To compete and thrive in the 21st century, democracies, and the United States in particular, must develop new national security and economic strategies that address the geopolitics of information. In the 20th century, market capitalist democracies geared infrastructure, energy, trade, and even social policy to protect and advance that era’s key source of power—manufacturing. In this century, democracies must better account for information geopolitics across all dimensions of domestic policy and national strategy.
Lieutenant Colonel Amanda Current is a PhD student at the Fletcher School of Law and Diplomacy at Tufts University and an active duty Army Strategic Intelligence Officer. She is pursuing a PhD under the Army's Advanced Strategic Planning and Policy PhD Fellowship program. Amanda spent the first ten years of her Army career as a Blackhawk helicopter pilot and served three combat tours in Iraq and Afghanistan. Prior to arriving at Fletcher, she spent four years at U.S. Cyber Command where she held positions at multiple echelons of the organization, culminating as the Commander’s senior representative to a key partner in the U.S. intelligence community.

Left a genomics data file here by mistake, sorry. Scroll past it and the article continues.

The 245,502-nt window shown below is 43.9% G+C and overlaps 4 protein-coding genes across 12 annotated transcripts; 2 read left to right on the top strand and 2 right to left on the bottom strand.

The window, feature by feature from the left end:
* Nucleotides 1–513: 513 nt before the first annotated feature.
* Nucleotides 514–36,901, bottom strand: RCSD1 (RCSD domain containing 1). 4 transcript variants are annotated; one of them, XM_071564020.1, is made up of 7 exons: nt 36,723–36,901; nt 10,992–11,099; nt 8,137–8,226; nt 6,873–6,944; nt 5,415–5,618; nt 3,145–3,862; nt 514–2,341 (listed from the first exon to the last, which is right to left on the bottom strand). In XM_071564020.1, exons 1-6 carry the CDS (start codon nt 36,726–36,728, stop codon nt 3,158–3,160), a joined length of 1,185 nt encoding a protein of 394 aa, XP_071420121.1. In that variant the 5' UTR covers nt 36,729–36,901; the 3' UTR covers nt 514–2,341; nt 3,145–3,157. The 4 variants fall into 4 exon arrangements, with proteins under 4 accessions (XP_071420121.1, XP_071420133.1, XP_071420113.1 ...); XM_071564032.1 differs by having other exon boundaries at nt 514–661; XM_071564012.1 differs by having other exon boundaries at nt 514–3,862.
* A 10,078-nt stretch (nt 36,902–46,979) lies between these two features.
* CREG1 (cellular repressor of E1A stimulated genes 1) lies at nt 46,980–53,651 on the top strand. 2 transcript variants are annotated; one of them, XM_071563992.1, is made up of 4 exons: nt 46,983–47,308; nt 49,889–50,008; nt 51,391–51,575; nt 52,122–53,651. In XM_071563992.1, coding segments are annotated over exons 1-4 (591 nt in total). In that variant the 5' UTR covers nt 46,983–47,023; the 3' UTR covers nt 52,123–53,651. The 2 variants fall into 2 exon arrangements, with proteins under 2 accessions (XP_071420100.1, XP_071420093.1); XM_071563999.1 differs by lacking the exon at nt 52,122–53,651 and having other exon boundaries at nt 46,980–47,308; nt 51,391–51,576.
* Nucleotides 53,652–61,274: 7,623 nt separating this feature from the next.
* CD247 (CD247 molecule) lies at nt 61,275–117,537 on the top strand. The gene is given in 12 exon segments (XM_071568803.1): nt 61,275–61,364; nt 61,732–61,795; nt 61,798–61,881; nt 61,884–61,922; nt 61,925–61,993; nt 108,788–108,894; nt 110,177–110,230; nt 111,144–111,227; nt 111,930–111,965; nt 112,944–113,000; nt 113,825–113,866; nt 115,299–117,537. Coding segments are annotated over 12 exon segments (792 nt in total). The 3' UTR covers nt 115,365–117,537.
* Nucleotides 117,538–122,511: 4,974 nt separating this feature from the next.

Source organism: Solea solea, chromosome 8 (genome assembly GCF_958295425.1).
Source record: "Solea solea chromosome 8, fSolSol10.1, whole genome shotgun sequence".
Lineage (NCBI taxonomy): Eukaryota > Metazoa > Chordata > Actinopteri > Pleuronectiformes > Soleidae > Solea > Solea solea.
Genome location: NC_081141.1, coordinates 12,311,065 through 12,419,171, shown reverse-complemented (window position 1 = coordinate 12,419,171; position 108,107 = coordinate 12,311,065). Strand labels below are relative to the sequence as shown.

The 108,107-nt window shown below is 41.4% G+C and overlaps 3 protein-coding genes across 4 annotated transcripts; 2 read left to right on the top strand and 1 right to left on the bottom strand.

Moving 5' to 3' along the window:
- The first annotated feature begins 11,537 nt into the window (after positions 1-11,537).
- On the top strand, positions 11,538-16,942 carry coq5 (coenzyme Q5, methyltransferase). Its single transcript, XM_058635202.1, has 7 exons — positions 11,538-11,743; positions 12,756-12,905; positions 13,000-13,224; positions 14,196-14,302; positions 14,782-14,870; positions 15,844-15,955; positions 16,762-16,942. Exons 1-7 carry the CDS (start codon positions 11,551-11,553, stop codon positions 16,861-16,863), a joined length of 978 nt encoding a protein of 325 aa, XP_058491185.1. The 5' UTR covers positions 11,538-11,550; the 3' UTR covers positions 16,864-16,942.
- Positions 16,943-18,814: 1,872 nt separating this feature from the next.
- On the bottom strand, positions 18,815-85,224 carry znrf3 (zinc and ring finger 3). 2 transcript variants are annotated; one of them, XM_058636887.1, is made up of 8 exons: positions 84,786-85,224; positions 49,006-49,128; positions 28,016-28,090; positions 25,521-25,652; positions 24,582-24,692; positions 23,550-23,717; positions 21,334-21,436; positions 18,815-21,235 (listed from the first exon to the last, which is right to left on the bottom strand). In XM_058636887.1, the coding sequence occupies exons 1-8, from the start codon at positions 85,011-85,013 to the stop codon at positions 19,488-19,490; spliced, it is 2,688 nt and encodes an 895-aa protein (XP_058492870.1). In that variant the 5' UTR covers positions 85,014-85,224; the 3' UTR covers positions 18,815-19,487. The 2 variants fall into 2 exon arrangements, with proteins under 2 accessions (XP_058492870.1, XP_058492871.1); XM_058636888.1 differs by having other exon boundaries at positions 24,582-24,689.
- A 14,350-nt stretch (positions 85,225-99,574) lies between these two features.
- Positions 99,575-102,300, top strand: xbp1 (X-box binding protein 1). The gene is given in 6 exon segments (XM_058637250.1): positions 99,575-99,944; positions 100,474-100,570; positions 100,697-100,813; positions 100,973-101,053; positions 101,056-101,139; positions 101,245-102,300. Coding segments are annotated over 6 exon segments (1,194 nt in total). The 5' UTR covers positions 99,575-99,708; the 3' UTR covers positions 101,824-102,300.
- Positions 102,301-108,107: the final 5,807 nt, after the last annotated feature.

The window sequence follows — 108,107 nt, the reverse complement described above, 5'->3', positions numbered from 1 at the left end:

Amanda's research interest is derived from her practical experience as an intelligence officer in the national security enterprise. Her interests include cyber security and U.S. statecraft, policymaking and grand strategy.Last Updated: Nov 5, 2019, 10:24am